3.5 Debian Releases

3.5.1 Naming The Releases

There are three ways of referring to a particular release: name (e.g., sarge), state (e.g., stable), and number (e.g., 3.1). The name and number refer to the same static release with a number only being issued when the release is finalised (i.e., it becomes stable). The state (stable, testing, or unstable) shifts from release to release, and a given release will cycle through these states. The special name sid always refers to unstable.

The release names come from the Toy Story movies (bo, hamm, slink, potato, woody, sarge, etch, sid, …).

The states are {stable}, {unstable}, {testing}, {experimental} and {frozen}.

The unstable release is where new packages and updates to old packages appear. You access this distribution if you want the latest and greatest, and are comfortable with the occasional glitch. For a distribution with more than the occasional glitch and generally very risky, you can add in experimental.

For those who want the latest and greatest but not the risk the testing release lags behind the unstable release by a few weeks to include only packages that don’t appear to have any problems.

When a new release is being prepared it evolves from the unstable release through the testing release onto the frozen release. A frozen release goes through a thorough testing phase to ensure all packages in the distribution work together and there are no outstanding bug reports. This process can take six months or more.

Once this testing is complete the release is then renamed as stable and may remain the current stable for up to eighteen months. The stable release is just that, stable. It is often regarded as the most stable distribution of GNU/Linux available. Packages in this release are not the most recently available and sometimes thought to be quite out of date, but that is the cost of rock solid stability.

In summary, the stable release is best suited to production servers, while the adventurous power user can run ‘unstable’ on a desktop with only the rare mess up.

An advantage of this system is that a user can track either a specific release (slink, potato, woody, sarge, etch, sid) or a state (stable, testing, unstable) simply by specifying the appropriate name in /etc/apt/sources.list.

The fact that the states can change quite dramatically (e.g., when a new stable release is made) is a little problematical as people may suddenly find that their system wants to upgrade everything to a new release. One suggestion is to choose the release name and stay with that until you decide yourself to upgrade.

To stay with a given release use the release name. To keep up-to-date with a stable system then use the stable release. To be at the bleeding edge and relatively stable then use testing. To live at the absolute bleeding edge use unstable.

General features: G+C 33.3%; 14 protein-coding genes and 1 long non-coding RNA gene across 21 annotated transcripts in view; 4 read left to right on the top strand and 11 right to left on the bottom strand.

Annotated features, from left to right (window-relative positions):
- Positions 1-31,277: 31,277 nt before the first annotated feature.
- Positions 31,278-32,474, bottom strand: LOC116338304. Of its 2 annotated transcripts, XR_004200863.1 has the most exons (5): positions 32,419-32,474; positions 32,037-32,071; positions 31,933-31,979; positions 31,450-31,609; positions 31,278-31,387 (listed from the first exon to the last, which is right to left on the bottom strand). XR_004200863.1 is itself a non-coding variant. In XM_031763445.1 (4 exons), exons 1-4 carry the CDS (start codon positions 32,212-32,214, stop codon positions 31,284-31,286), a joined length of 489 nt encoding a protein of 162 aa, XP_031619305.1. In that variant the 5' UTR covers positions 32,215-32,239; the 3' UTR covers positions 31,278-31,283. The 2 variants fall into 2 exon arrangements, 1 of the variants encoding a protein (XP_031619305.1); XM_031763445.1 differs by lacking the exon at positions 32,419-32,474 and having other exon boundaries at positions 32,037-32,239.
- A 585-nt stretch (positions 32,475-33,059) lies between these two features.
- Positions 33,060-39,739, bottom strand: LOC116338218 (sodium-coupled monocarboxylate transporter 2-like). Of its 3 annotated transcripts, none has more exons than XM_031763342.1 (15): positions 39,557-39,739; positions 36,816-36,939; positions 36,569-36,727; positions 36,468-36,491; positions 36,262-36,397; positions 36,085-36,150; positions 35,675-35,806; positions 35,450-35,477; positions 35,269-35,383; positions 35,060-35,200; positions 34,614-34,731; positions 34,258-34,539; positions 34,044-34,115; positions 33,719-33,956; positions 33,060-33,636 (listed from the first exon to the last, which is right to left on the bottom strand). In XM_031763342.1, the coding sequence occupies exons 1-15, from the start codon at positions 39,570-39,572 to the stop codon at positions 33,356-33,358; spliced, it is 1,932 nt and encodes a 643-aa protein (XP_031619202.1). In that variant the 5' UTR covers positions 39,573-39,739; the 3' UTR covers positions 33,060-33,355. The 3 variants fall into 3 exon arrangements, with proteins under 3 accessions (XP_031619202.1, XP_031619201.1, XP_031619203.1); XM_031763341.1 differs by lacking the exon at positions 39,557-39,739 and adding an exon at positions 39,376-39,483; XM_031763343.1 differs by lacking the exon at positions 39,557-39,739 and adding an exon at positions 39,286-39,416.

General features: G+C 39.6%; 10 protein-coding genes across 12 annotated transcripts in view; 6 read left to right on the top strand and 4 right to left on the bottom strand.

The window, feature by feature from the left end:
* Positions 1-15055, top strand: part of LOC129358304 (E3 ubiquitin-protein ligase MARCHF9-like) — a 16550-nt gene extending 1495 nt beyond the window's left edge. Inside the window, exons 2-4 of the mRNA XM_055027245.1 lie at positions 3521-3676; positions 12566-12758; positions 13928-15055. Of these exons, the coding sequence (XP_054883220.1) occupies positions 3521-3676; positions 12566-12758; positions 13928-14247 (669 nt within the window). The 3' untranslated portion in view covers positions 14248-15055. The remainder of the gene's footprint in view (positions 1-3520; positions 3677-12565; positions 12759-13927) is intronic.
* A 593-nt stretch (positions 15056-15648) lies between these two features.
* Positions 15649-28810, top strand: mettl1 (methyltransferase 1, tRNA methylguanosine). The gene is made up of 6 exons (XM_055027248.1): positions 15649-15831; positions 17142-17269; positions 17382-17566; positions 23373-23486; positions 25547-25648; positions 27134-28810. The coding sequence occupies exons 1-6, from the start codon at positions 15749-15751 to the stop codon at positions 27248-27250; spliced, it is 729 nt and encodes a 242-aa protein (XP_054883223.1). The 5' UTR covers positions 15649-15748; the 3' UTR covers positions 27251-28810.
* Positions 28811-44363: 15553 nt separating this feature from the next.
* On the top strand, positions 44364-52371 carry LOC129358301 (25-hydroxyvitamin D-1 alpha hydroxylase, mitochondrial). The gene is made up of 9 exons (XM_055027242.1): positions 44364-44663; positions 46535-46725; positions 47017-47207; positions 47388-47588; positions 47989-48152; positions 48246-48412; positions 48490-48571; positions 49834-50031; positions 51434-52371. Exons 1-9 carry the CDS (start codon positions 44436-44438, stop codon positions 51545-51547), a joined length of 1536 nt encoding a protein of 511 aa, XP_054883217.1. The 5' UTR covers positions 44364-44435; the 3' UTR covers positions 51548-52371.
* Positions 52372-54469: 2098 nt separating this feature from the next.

3.5.2 Recording Your Choice

There are over 75 Debian mirrors world-wide and over 7300 packages available for unstable which you can browse at http://www.debian.org/Packages/unstable/allpackages.html. Check for a mirror near you by trying http://ftp.au.debian.org/ where you replace au with your country code. If you don’t find one then stay with the master Debian site or check for another mirror listed in http://www.debian.org/distrib/ftplist. If you do find a suitable mirror then edit /etc/apt/sources.list (as root user) and add in the appropriate net address. For example, if you are in Australia you might and want to install from the potato archive then your /etc/apt/sources.list might look like:

deb http://ftp.au.debian.org/debian unstable main contrib non-free

(If you are familiar with Debian slink or earlier, you will notice that the format of the non-US entry changed starting with potato, and that it has disappeared since sarge.)

Finally, if you want to go the ``commercial’’ (and sometimes less hassle) CD-ROM distribution path a nice looking one based on Debian is Libranet.

The -, apt, setup command will run a simple interface to help set up your /etc/apt/sources.list.

3.5.3 Other Flavours

Another key benefit of Debian is that the distribution is packaged for multiple architectures, including Alpha, ARM, HP PA-RISC, Intel x86, Intel IA-64, Motorola 680x0, MIPS, MIPS (DEC), PowerPC, IBM S/390, and SPARC! That’s quite a choice.

Also, an unofficial packaging for the AMD64 is available from http://cdimage.debian.org/cdimage/unofficial/sarge-amd64/.

And even more interestingly, Debian is not tied to the Linux kernel! There’s also a ``Linux-free’’ Debian called Debian/Hurd (hurd-i386) and, surprisingly there is even discussion of a Debian/Cygwin which runs Debian packages on legacy MS/Windows platforms via the Cygwin compatibility toolkit. Now that will be something to see!

3.5.4 Package Basics

Debian distributions are based on over 4400 packages. Your task is to select those you wish to install! This is made easier with task packages which are virtual packages that depend on a collection of other packages. Selecting one of these task packages results in that collection of other packages being installed. An example is the -, task, tex package that will install the TeX and LaTeX packages and related utilities.

Task packages are presented to the user on an initial install. As the name indicates a task package is intended to deliniate a specific task you might use a computer for, like a web server, an X workstation, or perhaps an X workstation using GNOME or KDE.

Individual packages can be installed and updated using wajig as described in Chapter 6.



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